Military abuses rise in Mexican drug war
The US Senate votes this week on a $465 million aid package that includes oversight of Mexico's military and courts.
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The sentiment that the Mexican military is the nation's last option runs high here. But the more than 300 human rights claims in the first five months of 2008 – double the rate from the year before – is also making some wary. Susana Pedroza, a top official at Mexico's National Human Rights Commission, says most claims involve misconduct or illegal searches; far fewer are as serious as rape and torture.Skip to next paragraph
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Ms. Pedroza says the commission and military are committed to addressing violations. The military recently opened its first human rights department to better administer complaints, she says. And last year, the commission issued recommendations in the most serious allegations across the country – the first official notice that some soldiers have gone too far.
One of the recommendations involves the case of Raul Zepeda in Apatzingán. Chunks of tile are still missing from the floor where he works as a taxi dispatcher. Last year, the military attacked an adjacent home with a bazooka, killing four presumed narcotraffickers. Mr. Zepeda, an elderly man, hid in his workplace bathroom during the three-hour gun battle, he says, and then radioed his colleagues for help. But the military found him first: they arrested him and seven others in the immediate vicinity, He was detained for four days. Some of those in custody were tortured, and all the arrests were later deemed cruel and arbitrary.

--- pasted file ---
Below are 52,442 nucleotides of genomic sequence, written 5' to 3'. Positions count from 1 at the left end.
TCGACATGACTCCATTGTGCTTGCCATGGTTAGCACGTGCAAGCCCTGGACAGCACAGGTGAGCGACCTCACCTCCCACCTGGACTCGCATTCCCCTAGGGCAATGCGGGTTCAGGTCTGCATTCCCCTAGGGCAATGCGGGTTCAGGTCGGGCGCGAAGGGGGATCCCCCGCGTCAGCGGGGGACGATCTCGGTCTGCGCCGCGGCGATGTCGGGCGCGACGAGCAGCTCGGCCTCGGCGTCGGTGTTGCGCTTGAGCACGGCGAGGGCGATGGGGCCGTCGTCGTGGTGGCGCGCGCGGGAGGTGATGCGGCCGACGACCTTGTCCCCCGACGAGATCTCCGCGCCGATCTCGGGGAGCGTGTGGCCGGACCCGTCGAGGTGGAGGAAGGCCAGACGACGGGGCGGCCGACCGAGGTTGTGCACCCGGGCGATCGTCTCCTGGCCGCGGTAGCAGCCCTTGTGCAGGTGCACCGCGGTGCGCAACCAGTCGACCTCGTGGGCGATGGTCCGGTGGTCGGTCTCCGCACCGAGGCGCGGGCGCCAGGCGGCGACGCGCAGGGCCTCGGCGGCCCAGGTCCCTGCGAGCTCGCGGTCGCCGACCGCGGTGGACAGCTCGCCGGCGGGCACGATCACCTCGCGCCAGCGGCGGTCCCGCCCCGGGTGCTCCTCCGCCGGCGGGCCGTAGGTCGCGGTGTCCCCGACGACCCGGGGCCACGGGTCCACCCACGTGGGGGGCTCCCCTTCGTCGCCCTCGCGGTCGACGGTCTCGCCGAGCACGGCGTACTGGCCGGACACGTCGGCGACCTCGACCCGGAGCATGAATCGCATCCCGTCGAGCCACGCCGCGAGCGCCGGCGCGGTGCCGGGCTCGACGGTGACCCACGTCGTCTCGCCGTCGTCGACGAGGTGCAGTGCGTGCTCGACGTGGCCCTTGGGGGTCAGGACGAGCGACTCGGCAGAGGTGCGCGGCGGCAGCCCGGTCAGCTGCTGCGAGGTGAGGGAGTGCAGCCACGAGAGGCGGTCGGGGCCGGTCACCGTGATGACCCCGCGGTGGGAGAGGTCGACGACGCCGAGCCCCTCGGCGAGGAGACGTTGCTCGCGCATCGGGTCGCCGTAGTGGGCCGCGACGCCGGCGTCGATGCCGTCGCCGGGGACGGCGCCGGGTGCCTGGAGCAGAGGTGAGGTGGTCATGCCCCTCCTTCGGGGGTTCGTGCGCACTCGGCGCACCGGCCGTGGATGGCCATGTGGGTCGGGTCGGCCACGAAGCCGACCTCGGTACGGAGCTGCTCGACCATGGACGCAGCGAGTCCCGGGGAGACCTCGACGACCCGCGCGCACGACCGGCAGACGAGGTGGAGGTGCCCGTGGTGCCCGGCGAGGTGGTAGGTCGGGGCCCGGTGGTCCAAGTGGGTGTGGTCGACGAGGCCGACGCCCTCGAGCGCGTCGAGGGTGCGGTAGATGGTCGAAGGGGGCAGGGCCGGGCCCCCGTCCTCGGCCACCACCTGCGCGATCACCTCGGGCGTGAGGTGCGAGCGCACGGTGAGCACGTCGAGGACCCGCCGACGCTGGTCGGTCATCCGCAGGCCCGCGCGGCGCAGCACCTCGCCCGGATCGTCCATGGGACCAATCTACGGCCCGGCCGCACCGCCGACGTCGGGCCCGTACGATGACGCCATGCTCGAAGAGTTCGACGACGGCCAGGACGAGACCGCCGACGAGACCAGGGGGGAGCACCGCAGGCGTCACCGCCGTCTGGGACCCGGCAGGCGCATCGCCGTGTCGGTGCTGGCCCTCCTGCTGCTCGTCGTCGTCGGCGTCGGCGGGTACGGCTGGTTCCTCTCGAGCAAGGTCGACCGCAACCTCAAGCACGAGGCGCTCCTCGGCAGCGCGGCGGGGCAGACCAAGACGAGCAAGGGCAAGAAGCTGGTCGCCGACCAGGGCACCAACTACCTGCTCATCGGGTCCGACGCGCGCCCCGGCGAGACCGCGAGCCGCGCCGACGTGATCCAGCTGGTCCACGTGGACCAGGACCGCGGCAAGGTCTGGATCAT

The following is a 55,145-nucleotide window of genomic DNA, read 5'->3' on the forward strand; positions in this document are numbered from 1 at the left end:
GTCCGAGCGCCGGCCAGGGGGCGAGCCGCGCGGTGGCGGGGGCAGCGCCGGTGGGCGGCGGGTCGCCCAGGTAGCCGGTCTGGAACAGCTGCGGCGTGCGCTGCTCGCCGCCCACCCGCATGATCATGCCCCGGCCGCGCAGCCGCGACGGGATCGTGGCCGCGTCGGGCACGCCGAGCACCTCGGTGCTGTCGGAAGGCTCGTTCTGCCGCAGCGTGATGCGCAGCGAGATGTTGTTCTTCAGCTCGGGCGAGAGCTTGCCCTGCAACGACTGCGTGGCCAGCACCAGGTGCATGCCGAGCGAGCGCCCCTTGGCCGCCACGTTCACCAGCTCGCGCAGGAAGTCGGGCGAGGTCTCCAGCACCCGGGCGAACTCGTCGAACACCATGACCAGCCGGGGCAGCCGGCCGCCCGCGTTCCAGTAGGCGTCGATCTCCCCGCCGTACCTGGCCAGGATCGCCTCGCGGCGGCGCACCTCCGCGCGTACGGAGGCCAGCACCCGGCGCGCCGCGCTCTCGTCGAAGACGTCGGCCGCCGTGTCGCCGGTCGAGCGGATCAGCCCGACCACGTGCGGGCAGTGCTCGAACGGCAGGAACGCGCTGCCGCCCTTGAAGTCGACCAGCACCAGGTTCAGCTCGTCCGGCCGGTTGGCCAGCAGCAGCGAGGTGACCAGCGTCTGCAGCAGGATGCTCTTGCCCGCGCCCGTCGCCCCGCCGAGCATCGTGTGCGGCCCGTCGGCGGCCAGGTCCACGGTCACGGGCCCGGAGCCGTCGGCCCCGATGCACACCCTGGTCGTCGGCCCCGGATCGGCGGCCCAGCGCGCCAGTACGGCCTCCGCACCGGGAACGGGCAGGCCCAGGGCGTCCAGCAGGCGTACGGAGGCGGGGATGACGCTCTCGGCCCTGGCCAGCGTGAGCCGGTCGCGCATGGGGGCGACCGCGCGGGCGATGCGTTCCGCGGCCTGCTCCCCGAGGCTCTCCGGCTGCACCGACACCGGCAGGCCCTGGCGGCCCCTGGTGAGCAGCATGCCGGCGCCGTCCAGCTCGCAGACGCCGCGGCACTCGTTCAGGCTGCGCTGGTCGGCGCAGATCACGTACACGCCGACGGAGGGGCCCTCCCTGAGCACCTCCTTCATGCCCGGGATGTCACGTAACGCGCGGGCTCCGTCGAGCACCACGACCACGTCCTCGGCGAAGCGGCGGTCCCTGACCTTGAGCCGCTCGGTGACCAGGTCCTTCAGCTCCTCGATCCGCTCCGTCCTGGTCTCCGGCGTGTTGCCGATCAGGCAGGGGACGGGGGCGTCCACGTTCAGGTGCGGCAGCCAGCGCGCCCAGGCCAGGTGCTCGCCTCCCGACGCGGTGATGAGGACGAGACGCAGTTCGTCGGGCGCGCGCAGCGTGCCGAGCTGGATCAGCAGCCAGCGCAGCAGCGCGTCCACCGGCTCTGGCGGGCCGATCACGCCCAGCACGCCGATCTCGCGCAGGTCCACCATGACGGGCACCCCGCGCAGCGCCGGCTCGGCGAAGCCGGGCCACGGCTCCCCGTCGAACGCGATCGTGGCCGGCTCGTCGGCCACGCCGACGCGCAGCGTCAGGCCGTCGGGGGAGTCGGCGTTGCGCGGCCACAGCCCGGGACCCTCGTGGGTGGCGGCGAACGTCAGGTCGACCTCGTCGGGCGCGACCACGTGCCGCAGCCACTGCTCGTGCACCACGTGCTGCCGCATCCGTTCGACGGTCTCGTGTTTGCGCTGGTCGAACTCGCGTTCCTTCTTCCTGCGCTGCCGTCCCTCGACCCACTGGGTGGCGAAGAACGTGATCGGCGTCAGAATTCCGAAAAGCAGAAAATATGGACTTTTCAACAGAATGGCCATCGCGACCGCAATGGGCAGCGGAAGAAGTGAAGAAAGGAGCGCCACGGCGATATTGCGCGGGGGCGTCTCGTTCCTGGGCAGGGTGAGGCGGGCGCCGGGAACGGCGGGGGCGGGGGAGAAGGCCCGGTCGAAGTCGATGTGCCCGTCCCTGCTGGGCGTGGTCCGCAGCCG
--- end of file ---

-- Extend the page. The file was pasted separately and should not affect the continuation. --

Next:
"I had never had a single problem with the law in my life," says Zepeda.
Still, his ambivalence is typical here. He does not want the military to go. "They have a job they need to do, but they should do it with more caution," says Zepeda, who says life in this region, where isolated mountains have made it a base for drug traffickers, has improved with the military campaign.
Sergio Aguayo, a political analyst and human rights activist, says many Mexicans fear the military is becoming too powerful in the face of state weakness – a chilling reminder of a more repressive era. "The military has a higher sense of self-restraint than in the past," Mr. Aguayo says. "But now they have been ordered to go against [drug] cartels because the state has no other options. The real question is: how well-prepared are they to fulfill that role?"
In Apatzingán, Moreno, for one, says her entire community was panicked when rumors spread that the military was on its way, after a shootout in a nearby town the day before. She took all her family's cash – about $15,000 – and hid it. So many soldiers entered her home, she says, that she didn't notice the money was gone until after they left. She can neither read nor write, and hesitated to file a formal complaint, fearing it would bring more troubles. "I was scared," Moreno says
Her neighbor Bentura Esquivel, a papaya and corn farmer, says he has little faith that Moreno will ever see her savings. But he says he is giving testimony as a witness in the hope that these situations become less common. "The military was always known as being very honest," he says. "They should live up to that reputation."
Erik Gonzalez, the local representative for the state human rights commission in Apatzingán, says that two months ago about 80 people led a spontaneous protest outside the military headquarters here – something he says would not have happened in the past.
On two separate visits to the military barracks in Apatzingán, officials said no one was available to speak to the Monitor about human rights violations.
Mr. Gonzalez says there are signs that the Mexican military is concerned about violations. Last month he was invited to begin monthly talks on procedures for search warrants and other standards. "They were a little annoyed; they say they have to do what they need to do to fight organized crime," says Gonzalez. "But in the end, they realize you can't address illegality with illegality."